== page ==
During Ramadan, the ritual of fasting is a part of a comprehensive program that the Qur’an prescribes for human beings to achieve Taqwa. “O you who believe, fasting is prescribed to you as it was to those before you, that you may learn Taqwa.”(Qur’an 2:183). As Allah’s vicegerents on earth, we are told to perfect our worldly existence in our private, domestic, political, social, and economic lives; and in our inner spiritual existence as moral and ethical beings. In other words, it means that we learn to observe our social communal duty towards others (Muslims and non-Muslims alike) and in our spiritual relationships towards Allah: and Taqwa circumscribes both.

Thus Taqwa entails God-consciousness, social consciousness, self- consciousness, and personal accountability. “The best of you are those who have Taqwa” (Qur’an 49:13).

What can they do about it?

The Qur’an declares action as the necessary concomitant of faith and God’s commandments to act are innumerable in the Qur’an and leave no room for doubt “It is Allah Who created life and death that you may prove yourself worthy in your deeds. He is the merciful, the exalted” (67:2). And God’s condemnation of Quud (rest, inaction) is no less emphatic. “Woe unto those who worship, yet are heedless of the purpose of it, who will be seen at worship but refuse even small necessities to the needy.” (Qur’an 107:1-7).

“Ramadan is [also] the month in which We [Allah] sent down the Qur’an as a guidance for humanity (Allah’s vicegerents) as a clear proof of that guidance, and as the criterion for distinguishing right from wrong.” (Qur’an, 2:185).

The Qur’an presents itself as a criterion to distinguish true from false, based on the principles of science and rationality, to the vicegerent bearers of God’s trust on earth. In turning away from that trust and falling short of God’s balance, Muslims have created a multitude of social problems that have harmed their societies, not only those who are directly responsible for them.(Qur’an 8:25) The Qur’an explains that human beings are born not only with cognitive and intellectual abilities, but also with the faculties of hearing, seeing, and feeling (67:23) and the ability to freely choose their course of actions; “every soul draws the consequences of its own action.”(16:111)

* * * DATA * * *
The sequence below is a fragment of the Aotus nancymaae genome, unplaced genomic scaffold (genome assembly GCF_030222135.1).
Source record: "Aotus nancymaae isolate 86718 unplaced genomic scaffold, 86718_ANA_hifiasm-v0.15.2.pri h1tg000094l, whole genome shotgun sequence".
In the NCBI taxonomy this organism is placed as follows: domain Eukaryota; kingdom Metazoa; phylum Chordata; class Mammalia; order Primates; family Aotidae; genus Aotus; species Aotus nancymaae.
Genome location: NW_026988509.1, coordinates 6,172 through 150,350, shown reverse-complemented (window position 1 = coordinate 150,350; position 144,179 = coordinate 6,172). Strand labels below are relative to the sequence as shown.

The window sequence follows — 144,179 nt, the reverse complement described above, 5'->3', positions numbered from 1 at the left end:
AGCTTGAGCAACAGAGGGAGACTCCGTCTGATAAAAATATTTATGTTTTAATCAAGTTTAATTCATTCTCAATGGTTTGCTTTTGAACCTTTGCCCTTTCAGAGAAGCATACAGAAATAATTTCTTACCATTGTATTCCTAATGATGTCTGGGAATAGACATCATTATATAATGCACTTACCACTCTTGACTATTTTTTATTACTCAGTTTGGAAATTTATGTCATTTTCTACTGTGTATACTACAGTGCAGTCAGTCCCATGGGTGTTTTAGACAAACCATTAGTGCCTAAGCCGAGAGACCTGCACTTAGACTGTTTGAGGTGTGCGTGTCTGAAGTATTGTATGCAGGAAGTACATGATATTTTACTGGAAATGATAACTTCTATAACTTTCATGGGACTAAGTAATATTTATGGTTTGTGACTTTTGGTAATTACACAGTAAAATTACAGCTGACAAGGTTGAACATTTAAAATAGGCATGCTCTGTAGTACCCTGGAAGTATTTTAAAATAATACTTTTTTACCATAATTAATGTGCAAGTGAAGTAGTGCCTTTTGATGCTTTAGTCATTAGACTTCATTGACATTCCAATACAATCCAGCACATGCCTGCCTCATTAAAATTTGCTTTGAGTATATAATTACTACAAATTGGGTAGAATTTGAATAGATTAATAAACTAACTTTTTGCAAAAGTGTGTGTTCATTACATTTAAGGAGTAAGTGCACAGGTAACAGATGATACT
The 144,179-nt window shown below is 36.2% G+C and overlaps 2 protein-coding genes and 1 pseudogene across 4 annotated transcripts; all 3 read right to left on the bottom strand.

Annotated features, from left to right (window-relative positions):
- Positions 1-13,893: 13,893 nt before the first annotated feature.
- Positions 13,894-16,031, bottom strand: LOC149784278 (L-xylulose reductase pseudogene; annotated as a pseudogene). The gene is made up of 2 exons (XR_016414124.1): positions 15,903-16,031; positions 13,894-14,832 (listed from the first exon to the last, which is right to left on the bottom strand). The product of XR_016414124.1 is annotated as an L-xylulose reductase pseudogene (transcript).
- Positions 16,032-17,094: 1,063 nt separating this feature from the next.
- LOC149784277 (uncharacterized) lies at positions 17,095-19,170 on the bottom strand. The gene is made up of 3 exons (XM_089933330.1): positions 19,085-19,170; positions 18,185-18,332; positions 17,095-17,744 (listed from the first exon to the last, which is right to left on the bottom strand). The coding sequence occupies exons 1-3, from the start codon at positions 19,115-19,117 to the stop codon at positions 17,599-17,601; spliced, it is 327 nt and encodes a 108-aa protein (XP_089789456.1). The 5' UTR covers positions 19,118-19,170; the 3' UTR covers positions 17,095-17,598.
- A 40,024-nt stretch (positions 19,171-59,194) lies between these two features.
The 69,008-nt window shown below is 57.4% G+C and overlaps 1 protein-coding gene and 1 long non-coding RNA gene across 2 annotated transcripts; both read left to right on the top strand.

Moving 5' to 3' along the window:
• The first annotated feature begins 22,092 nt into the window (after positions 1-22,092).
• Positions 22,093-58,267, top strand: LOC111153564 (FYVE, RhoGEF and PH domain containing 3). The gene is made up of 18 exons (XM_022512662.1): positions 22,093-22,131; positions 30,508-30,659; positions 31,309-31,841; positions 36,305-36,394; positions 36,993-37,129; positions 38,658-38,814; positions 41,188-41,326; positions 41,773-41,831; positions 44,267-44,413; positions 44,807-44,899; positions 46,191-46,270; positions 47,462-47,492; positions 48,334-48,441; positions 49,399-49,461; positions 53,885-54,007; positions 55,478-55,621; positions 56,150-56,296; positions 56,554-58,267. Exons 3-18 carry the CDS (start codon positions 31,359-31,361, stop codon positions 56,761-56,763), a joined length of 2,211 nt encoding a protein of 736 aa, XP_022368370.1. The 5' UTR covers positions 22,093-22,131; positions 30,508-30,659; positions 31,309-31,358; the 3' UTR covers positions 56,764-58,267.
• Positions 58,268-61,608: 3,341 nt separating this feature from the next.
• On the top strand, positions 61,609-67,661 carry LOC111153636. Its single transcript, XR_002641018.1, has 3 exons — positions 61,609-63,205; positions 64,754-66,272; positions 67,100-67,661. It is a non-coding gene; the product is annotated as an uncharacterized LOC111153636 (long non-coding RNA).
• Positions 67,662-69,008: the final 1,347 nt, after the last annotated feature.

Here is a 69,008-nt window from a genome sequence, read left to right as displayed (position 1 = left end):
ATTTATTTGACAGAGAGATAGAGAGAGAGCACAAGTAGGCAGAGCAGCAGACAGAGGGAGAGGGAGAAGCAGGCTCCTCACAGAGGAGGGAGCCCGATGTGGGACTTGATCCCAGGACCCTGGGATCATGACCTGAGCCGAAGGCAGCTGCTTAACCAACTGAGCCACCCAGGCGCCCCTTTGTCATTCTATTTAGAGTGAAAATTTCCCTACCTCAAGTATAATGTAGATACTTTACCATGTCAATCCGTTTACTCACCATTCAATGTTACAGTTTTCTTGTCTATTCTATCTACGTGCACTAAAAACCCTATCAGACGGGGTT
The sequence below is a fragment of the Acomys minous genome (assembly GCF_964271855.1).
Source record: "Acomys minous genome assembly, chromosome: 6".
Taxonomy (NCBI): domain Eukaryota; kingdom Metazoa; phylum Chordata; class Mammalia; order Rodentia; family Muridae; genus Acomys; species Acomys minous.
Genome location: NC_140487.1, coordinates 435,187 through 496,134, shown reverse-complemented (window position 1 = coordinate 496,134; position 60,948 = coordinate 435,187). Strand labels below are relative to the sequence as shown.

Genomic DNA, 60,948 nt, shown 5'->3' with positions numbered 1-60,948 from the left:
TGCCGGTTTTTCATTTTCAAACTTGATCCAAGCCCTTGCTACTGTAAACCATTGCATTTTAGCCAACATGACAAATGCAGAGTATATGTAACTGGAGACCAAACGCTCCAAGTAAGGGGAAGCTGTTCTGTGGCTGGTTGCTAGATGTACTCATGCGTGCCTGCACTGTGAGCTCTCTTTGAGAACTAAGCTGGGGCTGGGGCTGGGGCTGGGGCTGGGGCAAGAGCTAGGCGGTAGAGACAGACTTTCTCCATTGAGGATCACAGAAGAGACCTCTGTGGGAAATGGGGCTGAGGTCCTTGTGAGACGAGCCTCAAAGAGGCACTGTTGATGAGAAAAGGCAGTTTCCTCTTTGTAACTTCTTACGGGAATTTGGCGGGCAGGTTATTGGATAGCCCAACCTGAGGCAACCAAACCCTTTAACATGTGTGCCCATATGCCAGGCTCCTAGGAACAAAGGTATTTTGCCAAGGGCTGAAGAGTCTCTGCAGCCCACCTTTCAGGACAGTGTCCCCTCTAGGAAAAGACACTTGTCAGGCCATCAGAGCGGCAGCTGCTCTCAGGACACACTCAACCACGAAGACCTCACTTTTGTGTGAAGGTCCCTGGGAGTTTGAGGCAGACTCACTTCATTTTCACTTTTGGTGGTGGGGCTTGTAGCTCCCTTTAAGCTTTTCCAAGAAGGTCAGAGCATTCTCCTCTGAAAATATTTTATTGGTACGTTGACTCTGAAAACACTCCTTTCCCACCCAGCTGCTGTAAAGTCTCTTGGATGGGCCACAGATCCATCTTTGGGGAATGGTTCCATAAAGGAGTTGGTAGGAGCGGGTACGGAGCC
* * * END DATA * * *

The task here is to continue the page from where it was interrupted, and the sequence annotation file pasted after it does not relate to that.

In addition, the Muslim countries are blessed with an abundance of natural and human resources — chiefly oil. Then what excuse do they have for their failure to improve the social, economic and political conditions of their governments and ordinary citizens?

Focusing only on those who are victims simply supports the popular Freudian concepts of “it is never my fault,” or “blaming the victim.” How else can we explain the deathly silence of the American media on causes of terrorisms in which America itself plays a central role — both in the Middle East and the rest of the Muslim world? Regrettably, it appears that even Muslims have now adopted a Freudian response of their own, resigned to the debilitating idea that “we are merely victims.”

In contrast to Freud’s premise of “once a victim, always a victim” — a favourite propaganda tactic of Israel — the Qur’an as guidance and a criterion provides a way out of the social, political and economic misery and impotence in which the world’s Muslims find themselves seemingly trapped.

As America embarks on its “crusade” or “holy war” against the Muslim world for oil, a new Muslim personality must emerge that is empowered by intellect and filled with vigor to assume the responsibilities of their moral and material welfare, “to surpass that which is given, to go beyond the known, to cross new historical frontiers, to create and assimilate anew.” After all it is the belief in the oneness of Allah, the oneness of community, and the singularity of the prescriptions in the Qur’an that once transformed almost the entire world. A greater struggle (jihad) than that posed by the outside world awaits Muslims. We must search our inner feelings and ask ourselves if we are willing to struggle for what we are most lacking — God consciousness, social consciousness and self-consciousness.

Mrs. Valiante is national vice-chair of the Canadian Islamic Congress. She is a professional family counselor who recently visited Palestine as part of a fact-finding medical team. While there, the team visited refugee camps, health care clinics, hospitals, orphanages, local and international charities and women’s refugee centres, and spoke with social workers and local Palestinian families.